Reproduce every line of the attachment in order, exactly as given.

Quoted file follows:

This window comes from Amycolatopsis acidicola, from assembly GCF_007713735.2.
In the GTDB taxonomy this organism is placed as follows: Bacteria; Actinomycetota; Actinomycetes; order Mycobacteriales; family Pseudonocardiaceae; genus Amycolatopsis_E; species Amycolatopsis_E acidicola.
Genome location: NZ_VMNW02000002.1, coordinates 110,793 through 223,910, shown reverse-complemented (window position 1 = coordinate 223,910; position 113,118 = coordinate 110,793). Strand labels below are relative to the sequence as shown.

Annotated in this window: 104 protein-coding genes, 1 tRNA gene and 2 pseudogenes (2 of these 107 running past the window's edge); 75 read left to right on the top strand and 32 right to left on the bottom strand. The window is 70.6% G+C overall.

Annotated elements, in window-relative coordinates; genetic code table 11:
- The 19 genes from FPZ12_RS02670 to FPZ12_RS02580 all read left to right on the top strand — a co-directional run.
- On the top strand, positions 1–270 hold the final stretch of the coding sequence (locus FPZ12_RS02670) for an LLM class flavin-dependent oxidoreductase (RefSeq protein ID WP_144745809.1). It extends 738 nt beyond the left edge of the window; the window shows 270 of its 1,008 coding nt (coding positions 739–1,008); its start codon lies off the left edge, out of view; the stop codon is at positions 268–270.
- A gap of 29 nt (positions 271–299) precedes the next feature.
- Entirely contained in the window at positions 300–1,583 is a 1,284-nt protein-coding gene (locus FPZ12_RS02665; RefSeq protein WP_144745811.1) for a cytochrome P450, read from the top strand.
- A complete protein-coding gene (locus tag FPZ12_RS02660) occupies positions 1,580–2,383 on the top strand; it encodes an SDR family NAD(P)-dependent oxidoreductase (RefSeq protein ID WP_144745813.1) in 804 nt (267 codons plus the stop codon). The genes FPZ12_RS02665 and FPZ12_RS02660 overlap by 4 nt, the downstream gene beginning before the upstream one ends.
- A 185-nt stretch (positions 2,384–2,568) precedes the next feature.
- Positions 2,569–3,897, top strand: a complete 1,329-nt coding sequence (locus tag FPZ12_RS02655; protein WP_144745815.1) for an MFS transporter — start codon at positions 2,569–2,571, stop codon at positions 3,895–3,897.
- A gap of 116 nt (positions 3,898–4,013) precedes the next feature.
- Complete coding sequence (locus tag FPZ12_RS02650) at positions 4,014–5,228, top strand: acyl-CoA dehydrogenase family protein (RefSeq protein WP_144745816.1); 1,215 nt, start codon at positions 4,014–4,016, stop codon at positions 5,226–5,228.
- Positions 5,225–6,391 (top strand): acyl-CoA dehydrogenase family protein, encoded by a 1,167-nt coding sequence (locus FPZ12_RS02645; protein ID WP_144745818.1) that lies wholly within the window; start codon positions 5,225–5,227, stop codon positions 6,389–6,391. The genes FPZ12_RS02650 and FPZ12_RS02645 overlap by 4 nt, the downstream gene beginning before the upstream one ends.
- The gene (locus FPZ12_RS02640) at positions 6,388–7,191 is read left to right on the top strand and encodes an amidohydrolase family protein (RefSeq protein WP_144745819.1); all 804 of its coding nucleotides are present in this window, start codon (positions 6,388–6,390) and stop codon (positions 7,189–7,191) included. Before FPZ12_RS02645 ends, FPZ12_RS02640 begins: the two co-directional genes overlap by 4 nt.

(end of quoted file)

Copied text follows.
This window comes from Amycolatopsis acidicola, from assembly GCF_007713735.2.
In the GTDB taxonomy this organism is placed as follows: Bacteria; Actinomycetota; Actinomycetes; order Mycobacteriales; family Pseudonocardiaceae; genus Amycolatopsis_E; species Amycolatopsis_E acidicola.
Genome location: NZ_VMNW02000002.1, coordinates 110,793 through 223,910, shown reverse-complemented (window position 1 = coordinate 223,910; position 113,118 = coordinate 110,793). Strand labels below are relative to the sequence as shown.

Annotated in this window: 104 protein-coding genes, 1 tRNA gene and 2 pseudogenes (2 of these 107 running past the window's edge); 75 read left to right on the top strand and 32 right to left on the bottom strand. The window is 70.6% G+C overall.

Annotated elements, in window-relative coordinates; genetic code table 11:
- The 19 genes from FPZ12_RS02670 to FPZ12_RS02580 all read left to right on the top strand — a co-directional run.
- On the top strand, positions 1–270 hold the final stretch of the coding sequence (locus FPZ12_RS02670) for an LLM class flavin-dependent oxidoreductase (RefSeq protein ID WP_144745809.1). It extends 738 nt beyond the left edge of the window; the window shows 270 of its 1,008 coding nt (coding positions 739–1,008); its start codon lies off the left edge, out of view; the stop codon is at positions 268–270.
- A gap of 29 nt (positions 271–299) precedes the next feature.
- Entirely contained in the window at positions 300–1,583 is a 1,284-nt protein-coding gene (locus FPZ12_RS02665; RefSeq protein WP_144745811.1) for a cytochrome P450, read from the top strand.
- A complete protein-coding gene (locus tag FPZ12_RS02660) occupies positions 1,580–2,383 on the top strand; it encodes an SDR family NAD(P)-dependent oxidoreductase (RefSeq protein ID WP_144745813.1) in 804 nt (267 codons plus the stop codon). The genes FPZ12_RS02665 and FPZ12_RS02660 overlap by 4 nt, the downstream gene beginning before the upstream one ends.
- A 185-nt stretch (positions 2,384–2,568) precedes the next feature.
- Positions 2,569–3,897, top strand: a complete 1,329-nt coding sequence (locus tag FPZ12_RS02655; protein WP_144745815.1) for an MFS transporter — start codon at positions 2,569–2,571, stop codon at positions 3,895–3,897.
- A gap of 116 nt (positions 3,898–4,013) precedes the next feature.
- Complete coding sequence (locus tag FPZ12_RS02650) at positions 4,014–5,228, top strand: acyl-CoA dehydrogenase family protein (RefSeq protein WP_144745816.1); 1,215 nt, start codon at positions 4,014–4,016, stop codon at positions 5,226–5,228.
- Positions 5,225–6,391 (top strand): acyl-CoA dehydrogenase family protein, encoded by a 1,167-nt coding sequence (locus FPZ12_RS02645; protein ID WP_144745818.1) that lies wholly within the window; start codon positions 5,225–5,227, stop codon positions 6,389–6,391. The genes FPZ12_RS02650 and FPZ12_RS02645 overlap by 4 nt, the downstream gene beginning before the upstream one ends.
- The gene (locus FPZ12_RS02640) at positions 6,388–7,191 is read left to right on the top strand and encodes an amidohydrolase family protein (RefSeq protein WP_144745819.1); all 804 of its coding nucleotides are present in this window, start codon (positions 6,388–6,390) and stop codon (positions 7,189–7,191) included. Before FPZ12_RS02645 ends, FPZ12_RS02640 begins: the two co-directional genes overlap by 4 nt.